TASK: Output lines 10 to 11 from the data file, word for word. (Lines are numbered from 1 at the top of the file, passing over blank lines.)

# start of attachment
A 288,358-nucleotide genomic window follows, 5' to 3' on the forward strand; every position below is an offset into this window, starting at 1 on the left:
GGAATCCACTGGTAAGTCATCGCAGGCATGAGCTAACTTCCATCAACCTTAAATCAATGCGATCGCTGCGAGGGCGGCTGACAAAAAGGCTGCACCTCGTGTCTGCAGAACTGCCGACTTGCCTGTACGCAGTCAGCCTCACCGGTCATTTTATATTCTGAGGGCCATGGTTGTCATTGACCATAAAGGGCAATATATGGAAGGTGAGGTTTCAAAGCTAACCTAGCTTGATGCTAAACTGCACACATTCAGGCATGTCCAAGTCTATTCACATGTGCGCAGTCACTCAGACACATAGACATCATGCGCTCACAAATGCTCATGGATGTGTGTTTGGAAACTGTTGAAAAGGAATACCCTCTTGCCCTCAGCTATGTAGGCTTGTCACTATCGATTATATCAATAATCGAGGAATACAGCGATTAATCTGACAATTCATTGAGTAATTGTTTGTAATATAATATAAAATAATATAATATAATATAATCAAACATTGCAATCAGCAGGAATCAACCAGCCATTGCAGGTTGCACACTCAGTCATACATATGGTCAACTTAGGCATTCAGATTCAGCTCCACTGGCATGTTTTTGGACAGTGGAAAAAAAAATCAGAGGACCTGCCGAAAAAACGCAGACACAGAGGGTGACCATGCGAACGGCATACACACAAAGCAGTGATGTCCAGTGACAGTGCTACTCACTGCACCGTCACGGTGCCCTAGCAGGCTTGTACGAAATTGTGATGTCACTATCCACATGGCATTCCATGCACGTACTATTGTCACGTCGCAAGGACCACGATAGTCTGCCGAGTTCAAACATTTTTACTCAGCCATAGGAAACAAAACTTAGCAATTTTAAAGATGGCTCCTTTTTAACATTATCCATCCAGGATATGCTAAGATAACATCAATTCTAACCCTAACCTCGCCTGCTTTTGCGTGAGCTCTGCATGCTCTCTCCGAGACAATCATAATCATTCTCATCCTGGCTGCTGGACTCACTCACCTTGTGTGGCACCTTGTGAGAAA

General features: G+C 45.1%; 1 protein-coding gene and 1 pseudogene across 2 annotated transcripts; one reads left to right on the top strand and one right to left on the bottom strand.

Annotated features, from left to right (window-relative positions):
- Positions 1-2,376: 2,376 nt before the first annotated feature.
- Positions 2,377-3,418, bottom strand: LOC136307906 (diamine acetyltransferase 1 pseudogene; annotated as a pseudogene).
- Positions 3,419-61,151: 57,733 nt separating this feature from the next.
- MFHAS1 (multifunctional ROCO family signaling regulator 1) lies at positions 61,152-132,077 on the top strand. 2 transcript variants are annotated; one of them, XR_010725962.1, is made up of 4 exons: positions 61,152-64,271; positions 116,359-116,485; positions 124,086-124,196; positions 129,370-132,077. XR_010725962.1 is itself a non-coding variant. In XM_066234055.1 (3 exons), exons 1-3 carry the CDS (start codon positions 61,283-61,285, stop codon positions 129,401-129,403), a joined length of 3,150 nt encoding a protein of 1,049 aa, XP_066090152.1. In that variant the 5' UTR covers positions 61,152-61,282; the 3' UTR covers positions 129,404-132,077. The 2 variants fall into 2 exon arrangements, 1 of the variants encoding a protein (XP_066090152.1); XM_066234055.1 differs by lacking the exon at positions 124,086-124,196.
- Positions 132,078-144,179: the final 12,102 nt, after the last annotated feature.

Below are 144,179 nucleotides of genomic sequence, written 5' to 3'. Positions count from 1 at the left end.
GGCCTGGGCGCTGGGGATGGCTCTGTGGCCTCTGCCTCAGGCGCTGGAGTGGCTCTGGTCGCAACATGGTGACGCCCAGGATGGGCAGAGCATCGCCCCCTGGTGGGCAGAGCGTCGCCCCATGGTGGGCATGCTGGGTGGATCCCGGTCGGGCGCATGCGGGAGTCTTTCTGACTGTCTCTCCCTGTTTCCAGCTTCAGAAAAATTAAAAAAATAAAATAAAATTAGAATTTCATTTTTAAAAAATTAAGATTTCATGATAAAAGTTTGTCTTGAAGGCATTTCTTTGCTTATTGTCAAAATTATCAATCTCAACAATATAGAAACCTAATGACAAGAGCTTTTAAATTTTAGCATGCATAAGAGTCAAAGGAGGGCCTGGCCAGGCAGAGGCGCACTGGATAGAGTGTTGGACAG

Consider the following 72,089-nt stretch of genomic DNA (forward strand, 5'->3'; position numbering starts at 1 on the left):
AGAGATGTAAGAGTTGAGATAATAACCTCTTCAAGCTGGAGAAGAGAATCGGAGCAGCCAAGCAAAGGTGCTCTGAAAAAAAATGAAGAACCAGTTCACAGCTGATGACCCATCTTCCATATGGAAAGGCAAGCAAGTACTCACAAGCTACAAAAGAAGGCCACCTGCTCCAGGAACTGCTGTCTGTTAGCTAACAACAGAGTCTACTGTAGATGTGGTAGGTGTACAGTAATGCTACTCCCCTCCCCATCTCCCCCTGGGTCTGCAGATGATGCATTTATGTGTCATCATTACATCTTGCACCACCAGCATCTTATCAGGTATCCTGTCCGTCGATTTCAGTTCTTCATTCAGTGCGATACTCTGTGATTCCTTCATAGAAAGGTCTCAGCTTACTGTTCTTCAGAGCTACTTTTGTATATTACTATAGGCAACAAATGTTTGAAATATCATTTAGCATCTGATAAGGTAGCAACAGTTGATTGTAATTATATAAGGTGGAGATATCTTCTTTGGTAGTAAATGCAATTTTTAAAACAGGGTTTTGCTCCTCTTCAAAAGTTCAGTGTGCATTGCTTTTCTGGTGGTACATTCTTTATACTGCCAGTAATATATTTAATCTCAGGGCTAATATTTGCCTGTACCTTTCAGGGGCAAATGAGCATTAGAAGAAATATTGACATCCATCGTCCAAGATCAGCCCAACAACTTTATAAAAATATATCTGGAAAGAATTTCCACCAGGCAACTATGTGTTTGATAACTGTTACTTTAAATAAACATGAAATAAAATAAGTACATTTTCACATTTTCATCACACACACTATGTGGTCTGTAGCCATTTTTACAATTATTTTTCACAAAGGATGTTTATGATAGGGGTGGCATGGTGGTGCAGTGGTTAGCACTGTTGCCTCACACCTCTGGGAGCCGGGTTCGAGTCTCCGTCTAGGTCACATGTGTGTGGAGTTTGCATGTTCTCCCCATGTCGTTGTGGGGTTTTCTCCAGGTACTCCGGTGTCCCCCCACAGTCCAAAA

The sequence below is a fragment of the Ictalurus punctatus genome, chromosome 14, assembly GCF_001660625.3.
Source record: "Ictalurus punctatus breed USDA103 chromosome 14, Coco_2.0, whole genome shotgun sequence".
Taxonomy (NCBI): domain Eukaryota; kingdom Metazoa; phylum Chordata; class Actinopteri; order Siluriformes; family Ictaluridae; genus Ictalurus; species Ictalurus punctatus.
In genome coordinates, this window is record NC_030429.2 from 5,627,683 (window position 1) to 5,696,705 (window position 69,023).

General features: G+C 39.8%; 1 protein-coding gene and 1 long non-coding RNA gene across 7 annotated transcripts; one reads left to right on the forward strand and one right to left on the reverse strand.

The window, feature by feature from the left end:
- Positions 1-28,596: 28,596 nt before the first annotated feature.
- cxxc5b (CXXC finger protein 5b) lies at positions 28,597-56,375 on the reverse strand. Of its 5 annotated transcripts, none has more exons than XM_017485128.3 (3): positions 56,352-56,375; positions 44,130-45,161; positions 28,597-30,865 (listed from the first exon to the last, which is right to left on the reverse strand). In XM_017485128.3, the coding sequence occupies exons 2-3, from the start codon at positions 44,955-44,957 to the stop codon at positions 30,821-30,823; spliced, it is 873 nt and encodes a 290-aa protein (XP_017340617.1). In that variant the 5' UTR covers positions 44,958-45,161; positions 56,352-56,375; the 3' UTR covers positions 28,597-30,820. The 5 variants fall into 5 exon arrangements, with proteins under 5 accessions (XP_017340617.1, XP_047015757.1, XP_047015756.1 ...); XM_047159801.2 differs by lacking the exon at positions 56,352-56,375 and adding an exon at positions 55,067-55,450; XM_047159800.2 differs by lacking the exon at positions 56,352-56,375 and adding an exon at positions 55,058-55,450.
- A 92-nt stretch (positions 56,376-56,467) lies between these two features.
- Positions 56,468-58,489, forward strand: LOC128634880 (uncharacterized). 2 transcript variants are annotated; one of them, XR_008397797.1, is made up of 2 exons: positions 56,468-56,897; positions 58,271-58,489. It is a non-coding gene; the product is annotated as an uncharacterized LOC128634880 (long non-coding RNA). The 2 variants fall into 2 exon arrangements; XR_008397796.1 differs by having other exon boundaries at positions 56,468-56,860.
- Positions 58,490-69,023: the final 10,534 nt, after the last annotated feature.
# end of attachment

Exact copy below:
Below are 144,179 nucleotides of genomic sequence, written 5' to 3'. Positions count from 1 at the left end.
GGCCTGGGCGCTGGGGATGGCTCTGTGGCCTCTGCCTCAGGCGCTGGAGTGGCTCTGGTCGCAACATGGTGACGCCCAGGATGGGCAGAGCATCGCCCCCTGGTGGGCAGAGCGTCGCCCCATGGTGGGCATGCTGGGTGGATCCCGGTCGGGCGCATGCGGGAGTCTTTCTGACTGTCTCTCCCTGTTTCCAGCTTCAGAAAAATTAAAAAAATAAAATAAAATTAGAATTTCATTTTTAAAAAATTAAGATTTCATGATAAAAGTTTGTCTTGAAGGCATTTCTTTGCTTATTGTCAAAATTATCAATCTCAACAATATAGAAACCTAATGACAAGAGCTTTTAAATTTTAGCATGCATAAGAGTCAAAGGAGGGCCTGGCCAGGCAGAGGCGCACTGGATAGAGTGTTGGACAG